- The Washington Times - Friday, June 18, 2004

Health officials in Montgomery and Fairfax counties are recording an unusual increase in complaints about rats, which are feasting on the carcasses of cicadas.

The Montgomery County Health Department fields about 100 complaints about rats each June but has already logged 136 such calls this month, said Stephen Haynes, an environmental health specialist for the county.

The Fairfax County Health Department received 43 rodent complaints in May 2003 but recorded 74 last month, said spokeswoman Kimberly Cordero.

“I’ve been working here for 16-plus years, and we’re getting [rats] in places we’ve never gotten before,” Mr. Haynes said. “The only thing we can attribute it to is the cicada population.”

Mr. Haynes said he and co-worker Richard Lefebure concluded that cicadas are behind a spike in the rat population after they observed the rodents munching on the red-eyed bugs and found half-eaten cicada carcasses near rat holes.

But Ms. Cordero said there is insufficient evidence to prove cicadas are responsible for the increase in rat sightings.

“We don’t want to necessarily make a connection with cicadas,” she said, “but it is very interesting to see the spike.”

Officials in other jurisdictions said they have not seen an unusual increase in complaints about rats but could not provide figures about the number of calls they had received.

Officials in Anne Arundel and Prince George’s counties and Alexandria said rat complaints typically increase during late spring and summer, when warm weather and fresh food sources — such as berries and picnic scraps — lure rats from their lairs.

Even in the District, where rat infestations in 2002 prompted Mayor Anthony A. Williams to declare war on the rodents, complaints have remained at a normal volume, said spokeswoman Vera Jackson of the city health department.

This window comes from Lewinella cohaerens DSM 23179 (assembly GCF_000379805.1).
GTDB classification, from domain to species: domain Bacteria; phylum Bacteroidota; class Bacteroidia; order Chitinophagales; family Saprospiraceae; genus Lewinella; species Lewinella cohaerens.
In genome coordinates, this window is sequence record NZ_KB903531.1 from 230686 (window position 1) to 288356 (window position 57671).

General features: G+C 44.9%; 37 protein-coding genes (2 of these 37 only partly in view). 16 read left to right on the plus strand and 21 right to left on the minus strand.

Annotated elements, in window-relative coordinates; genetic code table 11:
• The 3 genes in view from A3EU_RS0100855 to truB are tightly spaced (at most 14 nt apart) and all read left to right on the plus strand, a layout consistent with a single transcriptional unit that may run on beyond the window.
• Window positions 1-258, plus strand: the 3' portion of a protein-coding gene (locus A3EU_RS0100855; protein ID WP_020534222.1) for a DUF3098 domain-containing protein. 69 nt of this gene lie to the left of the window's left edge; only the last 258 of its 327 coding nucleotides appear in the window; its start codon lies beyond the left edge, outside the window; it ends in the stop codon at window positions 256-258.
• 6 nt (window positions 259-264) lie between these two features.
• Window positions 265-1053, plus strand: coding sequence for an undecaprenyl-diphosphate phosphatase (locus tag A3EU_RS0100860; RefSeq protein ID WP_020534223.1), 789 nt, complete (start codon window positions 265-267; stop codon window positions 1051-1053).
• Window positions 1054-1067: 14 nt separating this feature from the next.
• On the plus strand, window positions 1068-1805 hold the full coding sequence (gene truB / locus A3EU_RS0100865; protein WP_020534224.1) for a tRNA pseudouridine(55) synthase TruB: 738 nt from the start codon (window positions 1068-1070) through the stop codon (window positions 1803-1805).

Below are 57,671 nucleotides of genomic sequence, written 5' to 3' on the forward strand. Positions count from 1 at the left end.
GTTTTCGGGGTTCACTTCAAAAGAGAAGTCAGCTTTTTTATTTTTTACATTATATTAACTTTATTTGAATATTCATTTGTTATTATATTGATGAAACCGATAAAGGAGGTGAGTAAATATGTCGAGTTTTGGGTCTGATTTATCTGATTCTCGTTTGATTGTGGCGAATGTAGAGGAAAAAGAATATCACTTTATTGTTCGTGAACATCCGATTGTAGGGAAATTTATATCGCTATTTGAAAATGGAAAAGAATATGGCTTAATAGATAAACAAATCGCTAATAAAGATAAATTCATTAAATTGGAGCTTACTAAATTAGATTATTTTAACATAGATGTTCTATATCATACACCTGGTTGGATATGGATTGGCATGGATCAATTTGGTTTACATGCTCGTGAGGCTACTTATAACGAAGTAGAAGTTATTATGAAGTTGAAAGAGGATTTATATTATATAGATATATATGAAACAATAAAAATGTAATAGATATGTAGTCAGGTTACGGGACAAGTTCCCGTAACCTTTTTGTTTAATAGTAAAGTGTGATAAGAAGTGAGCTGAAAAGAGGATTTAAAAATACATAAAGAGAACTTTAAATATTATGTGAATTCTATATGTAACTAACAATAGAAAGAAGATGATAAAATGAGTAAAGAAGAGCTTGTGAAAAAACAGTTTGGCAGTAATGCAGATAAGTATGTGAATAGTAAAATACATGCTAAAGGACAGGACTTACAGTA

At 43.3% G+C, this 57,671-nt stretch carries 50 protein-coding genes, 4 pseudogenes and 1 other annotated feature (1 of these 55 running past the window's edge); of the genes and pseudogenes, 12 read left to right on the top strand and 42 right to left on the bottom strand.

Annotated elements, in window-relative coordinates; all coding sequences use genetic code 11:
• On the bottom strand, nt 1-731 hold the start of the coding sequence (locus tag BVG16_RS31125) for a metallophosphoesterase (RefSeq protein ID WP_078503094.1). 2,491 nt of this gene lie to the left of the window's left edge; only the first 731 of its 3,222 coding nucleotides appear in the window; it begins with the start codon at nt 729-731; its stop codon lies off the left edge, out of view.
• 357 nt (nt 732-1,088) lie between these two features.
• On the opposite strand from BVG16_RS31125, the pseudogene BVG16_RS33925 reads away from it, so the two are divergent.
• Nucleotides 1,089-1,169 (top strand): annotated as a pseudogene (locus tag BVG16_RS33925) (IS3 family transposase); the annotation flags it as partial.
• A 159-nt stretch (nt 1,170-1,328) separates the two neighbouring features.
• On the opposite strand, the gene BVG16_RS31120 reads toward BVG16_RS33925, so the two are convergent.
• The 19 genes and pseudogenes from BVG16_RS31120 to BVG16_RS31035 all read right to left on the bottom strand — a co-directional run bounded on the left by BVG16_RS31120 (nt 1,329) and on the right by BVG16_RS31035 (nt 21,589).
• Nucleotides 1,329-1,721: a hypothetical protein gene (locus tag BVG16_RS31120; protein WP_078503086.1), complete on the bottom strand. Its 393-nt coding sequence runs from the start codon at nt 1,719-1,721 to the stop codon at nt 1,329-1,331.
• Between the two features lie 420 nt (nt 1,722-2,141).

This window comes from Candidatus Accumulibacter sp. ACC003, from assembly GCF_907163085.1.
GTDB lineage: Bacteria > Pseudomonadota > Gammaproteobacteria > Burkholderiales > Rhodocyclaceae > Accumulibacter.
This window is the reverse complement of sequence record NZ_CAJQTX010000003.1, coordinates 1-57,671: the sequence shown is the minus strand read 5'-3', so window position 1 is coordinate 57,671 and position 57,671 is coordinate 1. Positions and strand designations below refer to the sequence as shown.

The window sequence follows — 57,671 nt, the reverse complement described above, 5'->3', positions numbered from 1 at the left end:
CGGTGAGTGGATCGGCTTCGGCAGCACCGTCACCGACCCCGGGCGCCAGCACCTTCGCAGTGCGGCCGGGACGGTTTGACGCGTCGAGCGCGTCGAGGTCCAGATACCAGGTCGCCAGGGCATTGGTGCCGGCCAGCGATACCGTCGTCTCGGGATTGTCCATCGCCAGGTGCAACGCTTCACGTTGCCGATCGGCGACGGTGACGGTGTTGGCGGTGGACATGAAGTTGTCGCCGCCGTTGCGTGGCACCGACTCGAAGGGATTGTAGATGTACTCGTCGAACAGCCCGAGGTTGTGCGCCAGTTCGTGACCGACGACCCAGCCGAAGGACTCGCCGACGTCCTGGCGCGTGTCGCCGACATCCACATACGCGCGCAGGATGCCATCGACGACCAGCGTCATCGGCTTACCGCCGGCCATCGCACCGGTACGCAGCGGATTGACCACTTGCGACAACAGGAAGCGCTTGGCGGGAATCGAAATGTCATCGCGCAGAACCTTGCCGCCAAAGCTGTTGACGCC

Mr. Haynes speculated that other jurisdictions have not noticed an unusual rise in rat complaints because their health specialists do not make house calls or track calls, as do officials in Fairfax and Montgomery counties. He also said the rats apparently have gathered in the suburbs for good reason: Where there are more trees, there are more cicadas.

The Brood X cicadas burrow near tree roots, only to emerge by the millions every 17 years to mature, mate, lay eggs and die over several weeks in areas in the Eastern United States. Over the past few weeks, the thumb-sized, winged insects have reached the peak of their emergence and have been dying off.

Their decaying husks have produced a distinctive odor in some parts of the metropolitan area while providing food for dogs, fish, birds — and now rats.

“Rats are going to go where the food is,” Mr. Haynes said. “And just like any insects, there’s a food value in [cicadas].”

Silver Spring resident Laura Barriere, 46, said she had lived in Northeast near Catholic University for 11 years without ever having a rat problem and was shocked that her first encounter with the varmints happened outside the Beltway.

“You just think of the suburbs as being cleaner,” said Ms. Barriere, a senior manager at Fannie Mae Corp. “Rats are a thing you find in the city.”

She said she has not seen any rats devouring cicadas but has seen them lurking amid the carcasses in the garden in her front yard.

Ms. Barriere’s next-door neighbor, John Moyer, had lived in his home 40 years without ever spotting a rat — until his wife, Barbara, found eight of the critters scurrying around their lawn last week.

At first, the couple was “mystified” by the sudden invasion, he said. But after closer inspection, they had a clue about the source.

“They were eating all the cicadas down under our maple tree,” said Mr. Moyer, a retired satellite engineer for NASA. “Oh sure, they were having a picnic. We had had nothing out there to attract them. Mother Nature put the stuff out there to attract them.”

A few days later the Moyers placed packets of rat poison in the network of holes in their back yard. As of yesterday, the couple had not seen any rats in six days.

“We don’t like Mother Nature playing tricks on us like that,” Mr. Moyer said.

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